My thanks go to Bruce for a thought-provoking talk, and for signing my copy of his book, which I am looking forward to reading and reviewing. Finally, I would like to thank everyone at Bruntwood, BIMA and LCR Activate for organising a terrific event.

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Weightmans Wednesday – Professional Liverpool

I have mentioned plenty about Professional Liverpool, and of the events I have attended previously. Therefore it was a real pleasure to attend this month’s Weightmans Wednesday in Liverpool, where I was able to listen and learn about the work that Professional Liverpool does in promoting the business community in the Liverpool City Region (LCR).

The speaker for the event was John Hall who is the former Managing Partner of Bermans Solicitors, and since 2011 has been Chief Executive of Professional Liverpool. During that time, Professional Liverpool has grown successfully as a crucial voice in Liverpool’s business scene, which meant I was really looking forward to learning more about the organisation. This is because whilst I already knew that Professional Liverpool provides excellent networking opportunities for businesses, I knew little about the great work they do in providing a voice for businesses in Liverpool.

John talked eloquently about how the organisation’s membership base has significantly grown since 2011. In addition, John talked about how the organisation provides a voice to the professional business community in Liverpool, and how the events hosted provide a valuable and educational insight into how businesses and the economic landscape is constantly changing. As I listened, I came to understand that Professional Liverpool is more than just about networking and promoting the LCR, as it is also about educating, developing and supporting the business community.

I also learned some interesting facts about Professional Liverpool, which I have listed below:

  1. Professional Liverpool has over 500 members.
  2. Members are from many industry sectors including law, finance, marketing, digital and more.
  3. They hold up to 100 events a year from networking lunches, training seminars to the flagship Cannes Do event, which this year raised £13,874 for charity.
  4. By supporting and representing the professional business sector within the LCR, Professional Liverpool has supported an estimated 107,000 jobs in 12,000 companies.
  5. The above helps in generating more than £8billion per annum in gross value added (GVA).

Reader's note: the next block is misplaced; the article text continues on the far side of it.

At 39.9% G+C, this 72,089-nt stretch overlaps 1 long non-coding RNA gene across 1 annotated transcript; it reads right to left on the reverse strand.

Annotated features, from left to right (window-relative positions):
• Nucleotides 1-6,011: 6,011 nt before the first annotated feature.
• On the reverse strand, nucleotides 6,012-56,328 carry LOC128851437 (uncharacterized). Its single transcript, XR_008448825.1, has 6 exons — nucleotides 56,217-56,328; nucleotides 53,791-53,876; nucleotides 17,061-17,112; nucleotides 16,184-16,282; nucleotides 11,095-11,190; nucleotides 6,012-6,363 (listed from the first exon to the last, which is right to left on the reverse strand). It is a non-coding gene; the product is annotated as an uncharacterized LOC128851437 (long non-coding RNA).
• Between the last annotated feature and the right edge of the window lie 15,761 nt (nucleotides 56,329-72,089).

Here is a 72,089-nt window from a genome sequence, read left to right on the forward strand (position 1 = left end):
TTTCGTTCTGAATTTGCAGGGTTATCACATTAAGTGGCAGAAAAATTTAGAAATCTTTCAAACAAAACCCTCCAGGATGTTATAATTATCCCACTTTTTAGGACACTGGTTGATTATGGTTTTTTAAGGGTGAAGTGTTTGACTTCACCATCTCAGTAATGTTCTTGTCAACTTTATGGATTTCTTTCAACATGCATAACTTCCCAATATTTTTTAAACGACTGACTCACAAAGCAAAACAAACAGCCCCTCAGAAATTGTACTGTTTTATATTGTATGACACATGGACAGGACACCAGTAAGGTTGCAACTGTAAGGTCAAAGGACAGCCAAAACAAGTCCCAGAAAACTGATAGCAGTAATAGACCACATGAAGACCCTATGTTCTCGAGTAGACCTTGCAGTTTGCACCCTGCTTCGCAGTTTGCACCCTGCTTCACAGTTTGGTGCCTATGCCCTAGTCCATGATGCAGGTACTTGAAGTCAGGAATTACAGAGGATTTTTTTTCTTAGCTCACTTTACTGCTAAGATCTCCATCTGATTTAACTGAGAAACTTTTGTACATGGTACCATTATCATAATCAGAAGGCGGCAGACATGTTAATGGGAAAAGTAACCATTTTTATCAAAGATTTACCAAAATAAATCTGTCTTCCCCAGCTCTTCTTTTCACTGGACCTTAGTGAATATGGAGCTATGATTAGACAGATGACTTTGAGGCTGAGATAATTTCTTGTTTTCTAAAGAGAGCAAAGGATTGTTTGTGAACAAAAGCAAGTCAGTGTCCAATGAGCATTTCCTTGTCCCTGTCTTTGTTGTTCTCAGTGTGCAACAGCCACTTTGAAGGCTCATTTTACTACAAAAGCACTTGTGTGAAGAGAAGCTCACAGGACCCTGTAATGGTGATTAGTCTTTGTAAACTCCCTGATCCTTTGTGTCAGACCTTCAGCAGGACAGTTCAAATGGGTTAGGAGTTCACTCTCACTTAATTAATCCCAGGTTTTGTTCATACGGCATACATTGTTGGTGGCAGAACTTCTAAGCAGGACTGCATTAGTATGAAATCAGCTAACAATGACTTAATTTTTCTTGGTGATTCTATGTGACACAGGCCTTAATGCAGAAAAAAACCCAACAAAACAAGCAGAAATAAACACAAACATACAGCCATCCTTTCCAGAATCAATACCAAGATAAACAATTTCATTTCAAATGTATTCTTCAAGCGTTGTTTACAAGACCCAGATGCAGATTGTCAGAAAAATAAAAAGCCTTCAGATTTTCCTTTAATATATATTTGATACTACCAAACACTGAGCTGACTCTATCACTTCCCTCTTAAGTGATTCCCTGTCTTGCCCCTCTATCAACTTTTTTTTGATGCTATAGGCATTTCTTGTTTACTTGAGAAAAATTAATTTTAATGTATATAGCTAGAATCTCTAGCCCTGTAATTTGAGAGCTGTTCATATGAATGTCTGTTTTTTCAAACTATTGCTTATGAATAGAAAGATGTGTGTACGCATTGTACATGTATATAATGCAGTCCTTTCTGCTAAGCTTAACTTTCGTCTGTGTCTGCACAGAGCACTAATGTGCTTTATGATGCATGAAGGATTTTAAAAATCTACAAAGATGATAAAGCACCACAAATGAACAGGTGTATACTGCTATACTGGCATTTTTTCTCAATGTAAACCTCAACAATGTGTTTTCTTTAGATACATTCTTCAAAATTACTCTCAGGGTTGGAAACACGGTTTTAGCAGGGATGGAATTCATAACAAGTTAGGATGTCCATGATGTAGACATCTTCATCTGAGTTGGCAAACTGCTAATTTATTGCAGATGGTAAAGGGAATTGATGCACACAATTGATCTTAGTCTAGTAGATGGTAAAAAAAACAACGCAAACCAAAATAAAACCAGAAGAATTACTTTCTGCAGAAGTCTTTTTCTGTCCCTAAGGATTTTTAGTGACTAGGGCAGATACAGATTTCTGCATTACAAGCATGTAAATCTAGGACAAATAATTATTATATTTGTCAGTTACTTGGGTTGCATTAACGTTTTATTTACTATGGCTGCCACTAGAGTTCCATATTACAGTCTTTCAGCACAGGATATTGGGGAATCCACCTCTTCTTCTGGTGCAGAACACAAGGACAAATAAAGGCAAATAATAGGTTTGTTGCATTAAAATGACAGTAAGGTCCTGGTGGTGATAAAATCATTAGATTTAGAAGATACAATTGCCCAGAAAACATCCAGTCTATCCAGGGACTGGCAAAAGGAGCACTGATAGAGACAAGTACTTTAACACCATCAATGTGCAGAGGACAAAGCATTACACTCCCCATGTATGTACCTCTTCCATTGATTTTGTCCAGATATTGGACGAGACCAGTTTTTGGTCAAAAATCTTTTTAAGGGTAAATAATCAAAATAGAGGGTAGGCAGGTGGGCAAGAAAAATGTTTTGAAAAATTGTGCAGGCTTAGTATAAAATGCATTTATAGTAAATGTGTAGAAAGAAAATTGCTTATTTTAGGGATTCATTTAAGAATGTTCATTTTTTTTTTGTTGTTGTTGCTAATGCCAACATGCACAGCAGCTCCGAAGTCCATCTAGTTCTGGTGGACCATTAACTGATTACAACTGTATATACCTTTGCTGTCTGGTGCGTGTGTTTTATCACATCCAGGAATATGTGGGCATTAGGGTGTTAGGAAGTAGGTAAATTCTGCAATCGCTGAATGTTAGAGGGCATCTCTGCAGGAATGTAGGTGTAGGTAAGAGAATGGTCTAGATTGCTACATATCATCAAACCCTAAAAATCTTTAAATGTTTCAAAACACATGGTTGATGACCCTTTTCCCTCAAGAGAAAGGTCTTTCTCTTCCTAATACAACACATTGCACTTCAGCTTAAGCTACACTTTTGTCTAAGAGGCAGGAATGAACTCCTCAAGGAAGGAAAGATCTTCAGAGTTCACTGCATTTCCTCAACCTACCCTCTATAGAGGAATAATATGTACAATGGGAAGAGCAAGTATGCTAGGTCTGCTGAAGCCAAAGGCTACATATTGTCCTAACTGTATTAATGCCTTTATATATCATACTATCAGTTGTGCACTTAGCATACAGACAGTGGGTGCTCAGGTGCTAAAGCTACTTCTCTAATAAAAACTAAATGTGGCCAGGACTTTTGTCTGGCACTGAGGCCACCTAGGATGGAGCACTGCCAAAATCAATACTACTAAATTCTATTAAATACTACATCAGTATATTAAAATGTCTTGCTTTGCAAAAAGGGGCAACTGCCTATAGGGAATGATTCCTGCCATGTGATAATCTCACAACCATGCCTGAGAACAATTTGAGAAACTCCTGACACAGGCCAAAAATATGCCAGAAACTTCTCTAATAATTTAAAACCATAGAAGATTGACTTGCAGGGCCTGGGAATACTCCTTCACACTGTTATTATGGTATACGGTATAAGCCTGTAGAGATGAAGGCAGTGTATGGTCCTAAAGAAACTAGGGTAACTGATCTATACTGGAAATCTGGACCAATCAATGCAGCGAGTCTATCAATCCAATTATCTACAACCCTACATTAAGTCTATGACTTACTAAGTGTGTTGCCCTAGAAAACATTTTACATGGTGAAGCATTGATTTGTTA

6. A new Creative, Digital and Technology specialist group to support Liverpool’s creative, digital and tech community is being launched.
  7. Professional Liverpool also has other specialist groups including Development & Regeneration, Healthcare, Private Client, Property, Marketing & Communications and Corporate Finance.

What I have learned is that Professional Liverpool plays a massive role in supporting businesses, and working with public and private sector partners for the benefit of the city. It is through continual collaboration and the willingness of everyone to raise Liverpool’s profile and brand, that will be a decisive factor in the future. This is why the organisation is a tremendous asset to the LCR, and also why John and everyone involved in the organisation, from the board, the membership, and those who work behind the scenes at Professional Liverpool, deserve the respect and appreciation of the entire professional business sector in the LCR.

My thanks goes to everyone at Weightmans for organising the event. I would also like to personally thank John for sharing the story of Professional Liverpool, which was delivered with heartfelt passion, experience and also humour. It was such an uplifting talk that reminded me of how proud I am to work in our wonderful city, and I shall continue to support John and Professional Liverpool in representing local businesses, and to promote the city of Liverpool.

Thanks for reading!

The Platform – Commercial Property in Liverpool

When attending networking events, it can be difficult to find one that focuses on quality of networking. This month I attended The Platform, which is a unique business networking event, in that it not only allows professionals to network, develop quality connections, and listen to top-level speakers, but it also allows them to talk about their businesses. It is the latter that separates The Platform from other events that I have attended previously.

Held at Hill Dickinson in Liverpool, the event’s theme looked at Liverpool’s commercial property sector. This included what the Liverpool City Region (LCR) has achieved, along with some of the shortcomings that can be addressed for the region to do better commercially. Being interested in what is happening in Liverpool, with regards to commercial developments and how the local and national economic landscape is changing, I was keen to find out more for myself.